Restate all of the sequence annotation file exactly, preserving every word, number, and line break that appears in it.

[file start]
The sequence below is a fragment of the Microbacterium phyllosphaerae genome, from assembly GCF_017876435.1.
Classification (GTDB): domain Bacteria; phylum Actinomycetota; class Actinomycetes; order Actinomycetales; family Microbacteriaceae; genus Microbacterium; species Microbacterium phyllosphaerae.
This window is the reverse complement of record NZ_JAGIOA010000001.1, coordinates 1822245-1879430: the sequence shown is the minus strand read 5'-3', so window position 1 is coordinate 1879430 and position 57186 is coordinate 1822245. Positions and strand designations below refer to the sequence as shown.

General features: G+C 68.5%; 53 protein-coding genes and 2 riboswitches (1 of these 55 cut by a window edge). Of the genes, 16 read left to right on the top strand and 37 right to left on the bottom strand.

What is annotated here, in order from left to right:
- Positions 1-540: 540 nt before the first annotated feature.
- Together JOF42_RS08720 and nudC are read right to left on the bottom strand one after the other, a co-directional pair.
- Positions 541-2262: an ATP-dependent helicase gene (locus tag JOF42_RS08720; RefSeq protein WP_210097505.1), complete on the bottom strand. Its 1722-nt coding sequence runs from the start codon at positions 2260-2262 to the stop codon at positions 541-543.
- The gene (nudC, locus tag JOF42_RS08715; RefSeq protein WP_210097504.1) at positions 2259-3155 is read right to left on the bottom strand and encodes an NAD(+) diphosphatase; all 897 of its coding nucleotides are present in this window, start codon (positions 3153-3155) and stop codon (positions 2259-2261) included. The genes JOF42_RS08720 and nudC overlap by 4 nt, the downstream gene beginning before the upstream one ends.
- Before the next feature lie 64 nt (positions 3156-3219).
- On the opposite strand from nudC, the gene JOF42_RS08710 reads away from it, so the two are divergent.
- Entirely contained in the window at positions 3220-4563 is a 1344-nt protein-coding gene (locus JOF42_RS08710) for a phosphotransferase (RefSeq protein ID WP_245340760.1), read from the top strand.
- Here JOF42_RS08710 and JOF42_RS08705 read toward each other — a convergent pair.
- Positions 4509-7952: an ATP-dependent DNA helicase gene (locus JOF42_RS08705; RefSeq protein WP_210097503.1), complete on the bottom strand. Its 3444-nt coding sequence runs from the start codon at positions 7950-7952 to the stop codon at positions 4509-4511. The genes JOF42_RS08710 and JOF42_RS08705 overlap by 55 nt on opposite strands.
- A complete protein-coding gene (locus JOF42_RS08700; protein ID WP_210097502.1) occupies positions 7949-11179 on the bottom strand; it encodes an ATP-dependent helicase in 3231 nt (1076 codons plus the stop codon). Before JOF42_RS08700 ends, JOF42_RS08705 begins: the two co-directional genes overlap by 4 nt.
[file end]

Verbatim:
The sequence below is a fragment of the Microbacterium phyllosphaerae genome, from assembly GCF_017876435.1.
Classification (GTDB): domain Bacteria; phylum Actinomycetota; class Actinomycetes; order Actinomycetales; family Microbacteriaceae; genus Microbacterium; species Microbacterium phyllosphaerae.
This window is the reverse complement of record NZ_JAGIOA010000001.1, coordinates 1822245-1879430: the sequence shown is the minus strand read 5'-3', so window position 1 is coordinate 1879430 and position 57186 is coordinate 1822245. Positions and strand designations below refer to the sequence as shown.

General features: G+C 68.5%; 53 protein-coding genes and 2 riboswitches (1 of these 55 cut by a window edge). Of the genes, 16 read left to right on the top strand and 37 right to left on the bottom strand.

What is annotated here, in order from left to right:
- Positions 1-540: 540 nt before the first annotated feature.
- Together JOF42_RS08720 and nudC are read right to left on the bottom strand one after the other, a co-directional pair.
- Positions 541-2262: an ATP-dependent helicase gene (locus tag JOF42_RS08720; RefSeq protein WP_210097505.1), complete on the bottom strand. Its 1722-nt coding sequence runs from the start codon at positions 2260-2262 to the stop codon at positions 541-543.
- The gene (nudC, locus tag JOF42_RS08715; RefSeq protein WP_210097504.1) at positions 2259-3155 is read right to left on the bottom strand and encodes an NAD(+) diphosphatase; all 897 of its coding nucleotides are present in this window, start codon (positions 3153-3155) and stop codon (positions 2259-2261) included. The genes JOF42_RS08720 and nudC overlap by 4 nt, the downstream gene beginning before the upstream one ends.
- Before the next feature lie 64 nt (positions 3156-3219).
- On the opposite strand from nudC, the gene JOF42_RS08710 reads away from it, so the two are divergent.
- Entirely contained in the window at positions 3220-4563 is a 1344-nt protein-coding gene (locus JOF42_RS08710) for a phosphotransferase (RefSeq protein ID WP_245340760.1), read from the top strand.
- Here JOF42_RS08710 and JOF42_RS08705 read toward each other — a convergent pair.
- Positions 4509-7952: an ATP-dependent DNA helicase gene (locus JOF42_RS08705; RefSeq protein WP_210097503.1), complete on the bottom strand. Its 3444-nt coding sequence runs from the start codon at positions 7950-7952 to the stop codon at positions 4509-4511. The genes JOF42_RS08710 and JOF42_RS08705 overlap by 55 nt on opposite strands.
- A complete protein-coding gene (locus JOF42_RS08700; protein ID WP_210097502.1) occupies positions 7949-11179 on the bottom strand; it encodes an ATP-dependent helicase in 3231 nt (1076 codons plus the stop codon). Before JOF42_RS08700 ends, JOF42_RS08705 begins: the two co-directional genes overlap by 4 nt.